Insights by Nitor

Oil & Gas: How 2016 Events will Impact Procurement in 2017

Posted by Sean Sollitto on Dec 13, 2016 11:17:29 AM

Throughout 2016 there were many significant events that shaped the current state of the Oil & Gas industry.  As the price of oil continued to plunge, world events hinted at a very slow recovery in the sector. Projects were put on hold, headcounts slashed, but production seemed to continue unabated. Some of the events that have had or will have a major impact in this space are:

 - "Brexit" shook up the EU, continued financial chaos in Italy and Greece, and a general fear of the unknown led to declines in European markets. These events drained demand for oil, putting increased downward pressure on crude prices.

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Topics: procure to pay, procurement consulting, oil & gas

OPEC Has Lost The Shale War

Posted by Sean Sollitto on Dec 5, 2016 9:23:58 AM

It's tempting to see the recent announcement that OPEC will cut production as having a positive impact on the price of oil.  Taken out of the context of reality, OPEC's historical influence is huge - just the mere announcement of a production cut would send prices up.  

But the reality is that OPEC has lost its war against shale producers, and is trying one last time to exert control over the market.  Yes, we will see a (very) short term upward tick in the price per barrel, but any price move will not be sustainable. American oil giants are flush with cash, and eager to jump back into the game at the right price. Let's further assume that all of the OPEC member states adhere to the production cuts, except of course those that have already negotiated exemption clauses (Iran, Libya, Nigeria). Let's further assume that Russia agrees to halt production increases.  As the price moves up towards $55-$60, U.S. shale producers will be incentivized to restart production.  All of those capped wells will come online, in less time than it takes to sign another deal.  Any price gains from the production cuts overseas will be swallowed up by the increased supply from domestic shale production. OPEC is facing a losing battle, and their only way out is to invest in more production capacity.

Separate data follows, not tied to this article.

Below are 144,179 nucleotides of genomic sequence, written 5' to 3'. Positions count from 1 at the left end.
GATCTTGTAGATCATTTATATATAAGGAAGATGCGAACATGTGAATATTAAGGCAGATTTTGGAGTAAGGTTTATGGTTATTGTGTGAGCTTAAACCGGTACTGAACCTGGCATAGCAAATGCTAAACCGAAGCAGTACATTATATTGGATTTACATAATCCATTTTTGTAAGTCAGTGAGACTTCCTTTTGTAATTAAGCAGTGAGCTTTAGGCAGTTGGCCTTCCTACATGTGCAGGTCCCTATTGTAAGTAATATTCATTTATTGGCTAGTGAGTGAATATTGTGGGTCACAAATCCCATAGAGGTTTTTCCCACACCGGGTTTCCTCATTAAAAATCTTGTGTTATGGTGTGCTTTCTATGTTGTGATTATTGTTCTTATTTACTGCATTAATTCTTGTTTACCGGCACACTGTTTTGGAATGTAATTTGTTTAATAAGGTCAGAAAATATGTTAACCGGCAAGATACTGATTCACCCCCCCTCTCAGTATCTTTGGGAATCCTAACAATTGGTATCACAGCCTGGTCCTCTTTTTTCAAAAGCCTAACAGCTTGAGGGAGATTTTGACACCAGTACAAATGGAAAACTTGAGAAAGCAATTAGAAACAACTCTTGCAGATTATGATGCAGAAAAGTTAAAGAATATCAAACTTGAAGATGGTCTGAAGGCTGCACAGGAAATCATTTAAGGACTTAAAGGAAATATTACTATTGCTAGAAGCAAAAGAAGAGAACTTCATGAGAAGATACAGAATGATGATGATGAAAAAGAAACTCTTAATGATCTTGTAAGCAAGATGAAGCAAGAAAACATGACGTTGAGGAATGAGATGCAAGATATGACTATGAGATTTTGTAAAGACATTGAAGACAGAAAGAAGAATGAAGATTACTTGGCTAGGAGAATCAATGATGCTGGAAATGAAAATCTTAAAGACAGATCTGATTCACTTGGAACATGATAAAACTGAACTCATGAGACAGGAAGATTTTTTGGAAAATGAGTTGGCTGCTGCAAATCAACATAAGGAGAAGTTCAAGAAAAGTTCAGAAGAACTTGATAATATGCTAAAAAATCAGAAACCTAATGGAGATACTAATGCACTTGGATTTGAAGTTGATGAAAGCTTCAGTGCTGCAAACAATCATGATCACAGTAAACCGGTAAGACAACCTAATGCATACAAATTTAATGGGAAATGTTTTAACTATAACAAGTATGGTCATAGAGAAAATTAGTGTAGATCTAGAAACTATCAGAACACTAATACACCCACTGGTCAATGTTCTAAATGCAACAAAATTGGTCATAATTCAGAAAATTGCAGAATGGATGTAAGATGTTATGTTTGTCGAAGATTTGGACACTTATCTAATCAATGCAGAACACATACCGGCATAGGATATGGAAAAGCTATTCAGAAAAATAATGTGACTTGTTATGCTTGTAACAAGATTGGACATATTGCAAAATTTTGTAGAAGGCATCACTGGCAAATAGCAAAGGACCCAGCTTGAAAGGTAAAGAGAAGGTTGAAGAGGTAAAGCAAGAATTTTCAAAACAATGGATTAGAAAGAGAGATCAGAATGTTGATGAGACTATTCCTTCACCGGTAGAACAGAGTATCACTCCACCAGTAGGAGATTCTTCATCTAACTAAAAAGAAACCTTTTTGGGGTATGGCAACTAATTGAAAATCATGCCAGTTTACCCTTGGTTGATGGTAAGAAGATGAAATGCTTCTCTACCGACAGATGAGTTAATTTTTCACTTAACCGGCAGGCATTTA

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Topics: oil & gas

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